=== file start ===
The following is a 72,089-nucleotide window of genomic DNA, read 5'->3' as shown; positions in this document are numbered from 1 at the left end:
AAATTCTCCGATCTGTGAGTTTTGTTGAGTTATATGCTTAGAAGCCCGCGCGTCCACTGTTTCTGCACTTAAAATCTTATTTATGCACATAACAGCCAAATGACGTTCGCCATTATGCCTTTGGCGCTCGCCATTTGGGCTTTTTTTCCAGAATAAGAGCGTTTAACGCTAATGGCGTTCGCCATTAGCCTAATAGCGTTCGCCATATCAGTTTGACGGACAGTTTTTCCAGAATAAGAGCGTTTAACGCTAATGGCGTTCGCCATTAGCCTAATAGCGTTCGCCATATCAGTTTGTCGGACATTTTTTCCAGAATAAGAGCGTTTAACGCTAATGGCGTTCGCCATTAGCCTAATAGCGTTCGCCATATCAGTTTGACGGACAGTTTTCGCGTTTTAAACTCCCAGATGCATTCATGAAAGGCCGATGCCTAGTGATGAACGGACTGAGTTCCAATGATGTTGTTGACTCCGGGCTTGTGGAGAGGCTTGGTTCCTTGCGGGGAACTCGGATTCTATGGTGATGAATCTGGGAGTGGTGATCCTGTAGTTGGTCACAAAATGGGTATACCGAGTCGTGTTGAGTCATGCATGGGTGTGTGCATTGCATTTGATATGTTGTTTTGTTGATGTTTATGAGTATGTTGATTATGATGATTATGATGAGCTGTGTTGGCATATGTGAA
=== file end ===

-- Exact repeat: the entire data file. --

The following is a 72,089-nucleotide window of genomic DNA, read 5'->3' as shown; positions in this document are numbered from 1 at the left end:
AAATTCTCCGATCTGTGAGTTTTGTTGAGTTATATGCTTAGAAGCCCGCGCGTCCACTGTTTCTGCACTTAAAATCTTATTTATGCACATAACAGCCAAATGACGTTCGCCATTATGCCTTTGGCGCTCGCCATTTGGGCTTTTTTTCCAGAATAAGAGCGTTTAACGCTAATGGCGTTCGCCATTAGCCTAATAGCGTTCGCCATATCAGTTTGACGGACAGTTTTTCCAGAATAAGAGCGTTTAACGCTAATGGCGTTCGCCATTAGCCTAATAGCGTTCGCCATATCAGTTTGTCGGACATTTTTTCCAGAATAAGAGCGTTTAACGCTAATGGCGTTCGCCATTAGCCTAATAGCGTTCGCCATATCAGTTTGACGGACAGTTTTCGCGTTTTAAACTCCCAGATGCATTCATGAAAGGCCGATGCCTAGTGATGAACGGACTGAGTTCCAATGATGTTGTTGACTCCGGGCTTGTGGAGAGGCTTGGTTCCTTGCGGGGAACTCGGATTCTATGGTGATGAATCTGGGAGTGGTGATCCTGTAGTTGGTCACAAAATGGGTATACCGAGTCGTGTTGAGTCATGCATGGGTGTGTGCATTGCATTTGATATGTTGTTTTGTTGATGTTTATGAGTATGTTGATTATGATGATTATGATGAGCTGTGTTGGCATATGTGAA